- Bone broth or gelatin: Soups! Rice or beans made with bone broth! Gummy snacks! Everything delicious! These superfoods support your body as it ages, including your aging skin. It will probably help with any joint pain you have, too. Give it a shot!
- Cod liver oil and fish: Omega 3 fatty acids are a must if you want healthy skin. The especially-beneficial cod liver oil, high in naturally-occuring vitamin A for skin health and vitamin D for mental health and immunity (vitamin A probably helps these things, too!), is a great way to kill 3 birds with one stone. Just make sure it hasn’t been fortified with any additional synthetic vitamins, especially synthetic vitamin A. As a side note, I just made these crispy salmon burgers for our family and they were a hit!
- Probiotics in the form of fermented foods: I mention these in most posts I write. The benefits we have experienced from consuming them continue to accumulate. A healthy gut supports a healthy body, and this shows in your skin. The fermented food that has provided us with the most benefits is homemade milk kefir.
- Potassium-rich foods: it is extremely difficult to meet the RDA of potassium. Make sure you’re getting enough! Here is a list of potassium-rich foods. My babies and I LOVE coconut water for an extra boost of potassium.
- Magnesium: Stress. It’s not good for you if it’s chronic or extreme. Magnesium to the rescue! Magnesium is wonderful for relieving stress, and beyond that, it’ll help you get stronger bones (especially when coupled with boron!), nicer teeth, deeper sleep, relaxed muscles, and better health in general. Most of the population is deficient in magnesium. Eat magnesium-rich foods and make sure to add an epsom salt bath (or 3) every week.
- Hydration with filtered water and electrolytes: You won’t have nice-looking skin if your body is dried out like an expired raisin. However, we don’t just drink water for the water…we also drink it for its minerals. I used to have constant thirst that was difficult to quench, but that all stopped when I started drinking my water with a pinch of sea salt and lemon. Try it out!
- Healthy fats: fats from healthy animals (butter, ghee, lard, tallow, et cetera) and from specific plants (coconut oil for cooking and olive oil for cold foods only) are high in antioxidants and naturally low in omega 6 fatty acids. Stick with these and you’ll be healthier and feel more satiated after meals. 🙂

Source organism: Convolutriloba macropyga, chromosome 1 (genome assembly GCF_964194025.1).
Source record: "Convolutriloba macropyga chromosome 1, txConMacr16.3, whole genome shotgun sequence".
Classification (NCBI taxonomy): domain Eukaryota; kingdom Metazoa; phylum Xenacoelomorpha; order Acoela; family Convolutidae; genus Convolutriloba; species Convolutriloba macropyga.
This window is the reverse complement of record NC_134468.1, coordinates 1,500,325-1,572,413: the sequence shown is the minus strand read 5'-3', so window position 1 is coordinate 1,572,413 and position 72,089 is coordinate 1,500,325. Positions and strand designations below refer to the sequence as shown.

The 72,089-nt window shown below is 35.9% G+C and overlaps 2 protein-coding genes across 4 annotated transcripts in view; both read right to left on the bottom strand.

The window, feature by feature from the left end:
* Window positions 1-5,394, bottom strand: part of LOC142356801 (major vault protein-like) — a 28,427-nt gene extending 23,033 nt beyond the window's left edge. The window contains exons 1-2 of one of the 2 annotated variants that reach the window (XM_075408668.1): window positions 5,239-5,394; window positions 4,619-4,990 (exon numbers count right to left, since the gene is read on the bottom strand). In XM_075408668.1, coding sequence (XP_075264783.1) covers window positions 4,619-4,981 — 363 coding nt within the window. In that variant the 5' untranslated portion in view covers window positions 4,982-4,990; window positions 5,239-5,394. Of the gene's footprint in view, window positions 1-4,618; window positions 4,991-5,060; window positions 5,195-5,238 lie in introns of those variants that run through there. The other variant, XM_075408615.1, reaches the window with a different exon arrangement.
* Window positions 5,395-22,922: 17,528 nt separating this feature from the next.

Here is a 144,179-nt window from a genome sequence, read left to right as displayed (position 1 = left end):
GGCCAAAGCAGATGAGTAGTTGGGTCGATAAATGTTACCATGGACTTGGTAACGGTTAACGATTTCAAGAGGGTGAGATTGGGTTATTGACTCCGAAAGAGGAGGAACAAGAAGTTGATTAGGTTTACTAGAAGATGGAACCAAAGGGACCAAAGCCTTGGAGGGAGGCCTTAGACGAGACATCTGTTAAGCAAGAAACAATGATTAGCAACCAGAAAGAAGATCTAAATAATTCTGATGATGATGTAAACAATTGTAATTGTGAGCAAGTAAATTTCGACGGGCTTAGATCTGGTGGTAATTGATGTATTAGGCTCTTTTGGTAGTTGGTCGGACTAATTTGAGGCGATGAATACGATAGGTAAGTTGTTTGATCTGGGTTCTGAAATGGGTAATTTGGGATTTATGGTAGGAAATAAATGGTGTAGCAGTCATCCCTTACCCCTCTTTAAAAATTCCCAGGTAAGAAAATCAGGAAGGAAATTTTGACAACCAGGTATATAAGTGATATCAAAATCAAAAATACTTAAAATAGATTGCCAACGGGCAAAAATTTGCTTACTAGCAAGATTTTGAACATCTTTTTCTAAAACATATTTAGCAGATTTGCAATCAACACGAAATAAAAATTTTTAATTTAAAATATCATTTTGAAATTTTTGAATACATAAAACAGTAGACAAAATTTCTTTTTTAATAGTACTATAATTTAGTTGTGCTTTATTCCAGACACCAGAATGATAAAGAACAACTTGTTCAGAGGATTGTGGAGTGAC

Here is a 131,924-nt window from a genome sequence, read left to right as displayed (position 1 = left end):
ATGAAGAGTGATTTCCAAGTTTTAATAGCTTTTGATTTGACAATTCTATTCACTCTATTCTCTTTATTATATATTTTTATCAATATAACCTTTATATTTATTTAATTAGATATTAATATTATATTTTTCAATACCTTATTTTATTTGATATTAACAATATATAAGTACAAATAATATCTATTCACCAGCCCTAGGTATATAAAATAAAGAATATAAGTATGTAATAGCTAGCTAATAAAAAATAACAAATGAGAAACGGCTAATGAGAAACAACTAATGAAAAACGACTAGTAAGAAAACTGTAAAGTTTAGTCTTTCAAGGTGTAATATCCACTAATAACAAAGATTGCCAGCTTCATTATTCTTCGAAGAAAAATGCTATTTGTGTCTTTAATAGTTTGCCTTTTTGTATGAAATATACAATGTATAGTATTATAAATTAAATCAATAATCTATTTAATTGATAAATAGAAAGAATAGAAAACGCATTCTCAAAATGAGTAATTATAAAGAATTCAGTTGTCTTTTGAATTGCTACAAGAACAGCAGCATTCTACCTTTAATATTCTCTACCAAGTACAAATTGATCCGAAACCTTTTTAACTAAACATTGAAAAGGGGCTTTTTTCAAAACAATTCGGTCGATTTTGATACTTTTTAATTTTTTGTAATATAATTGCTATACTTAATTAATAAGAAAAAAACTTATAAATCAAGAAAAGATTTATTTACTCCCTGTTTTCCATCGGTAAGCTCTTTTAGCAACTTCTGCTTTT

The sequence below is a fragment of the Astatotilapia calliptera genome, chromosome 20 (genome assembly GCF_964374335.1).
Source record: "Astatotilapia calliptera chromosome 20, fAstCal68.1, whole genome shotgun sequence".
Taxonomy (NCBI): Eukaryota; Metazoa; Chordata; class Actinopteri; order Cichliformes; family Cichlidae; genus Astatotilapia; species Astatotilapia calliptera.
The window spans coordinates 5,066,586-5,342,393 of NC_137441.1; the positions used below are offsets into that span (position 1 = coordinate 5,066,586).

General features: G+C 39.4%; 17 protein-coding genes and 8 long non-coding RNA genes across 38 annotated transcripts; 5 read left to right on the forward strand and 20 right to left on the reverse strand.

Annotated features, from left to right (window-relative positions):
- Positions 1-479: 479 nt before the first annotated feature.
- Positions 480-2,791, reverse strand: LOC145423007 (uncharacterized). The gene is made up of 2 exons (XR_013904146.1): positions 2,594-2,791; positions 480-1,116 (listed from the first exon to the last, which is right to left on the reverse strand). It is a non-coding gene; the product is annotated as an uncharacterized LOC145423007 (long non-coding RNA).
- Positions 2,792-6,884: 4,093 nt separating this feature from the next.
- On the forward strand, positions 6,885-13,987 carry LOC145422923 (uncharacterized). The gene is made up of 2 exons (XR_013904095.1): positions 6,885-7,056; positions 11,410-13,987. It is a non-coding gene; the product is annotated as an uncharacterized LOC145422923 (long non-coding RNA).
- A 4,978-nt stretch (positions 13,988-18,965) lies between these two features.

It seems that all types of healing processes are related to good gut health. A person who has many sensitivities or intolerances to foods, experiences a lot of bloating, gas, indigestion, constipation, diarrhea, and more would probably benefit from gut healing. More information can be found in Dr. Natasha Campbell-McBride’s book and the Nourishing Traditions cookbook, but the very basics of gut-healing practices and internal skincare are all listed above. Put very simply: remove the things that hurt you and add in the things that help you. Your body will help you figure out what your unique biochemistry prefers in terms of healing and toxic ingredients.
If you’re struggling with getting or keeping good skin, there are lots of remedies out there. I can say that I’ve tried most of them and they don’t work in the long run, if at all. Our skin is really just a mirror of our internal health. I hope this post can help you focus on the root cause of problem-skin—our diets and the state of our internal health!
On a side note, caring for your skin from the outside doesn’t have to be expensive, time-consuming, or harsh. In fact, it’s better to be gentle with your skin…no need to scrub it, pour chemicals onto it all the time, suffocate it with makeup, and constantly strip it of its natural oils. This, too, I’ve learned through the years. For now, my skincare routine consists of this: every morning, I gently wipe my face and neck with a warm washcloth. Then, I put some homemade tallow balm on it, let that soak in for a minute or two, and gently blot off any excess oil. Sometimes, I use castor oil to moisturize, oil-cleanse, or boost eyelash and eyebrow growth, but my skin loves tallow best. It doesn’t look greasy and keeps my skin supple for 24 hours.
Have you discovered a key ingredient for good skin? What is your skincare routine like?
Disclaimer: All information on this blog is for informational purposes only. I am not a licensed medical professional. Please discuss any dietary or lifestyle changes, supplements, or medical questions with your doctor.
Diane Stanislowski is a wife, mother, and researcher with the goal of restoring the practice of traditional holistic approaches to wellness and sharing evidence-based information with the public.
She lives in Grand Forks North Dakota with her husband and two children and receives raw milk and pastured meats from Bartlett Farms.
- Skin is a reflection of our internal health
- For good skin, remove the damaging parts of your diet and add in healing foods
- Focus on healing your gut
- My minimal skincare routine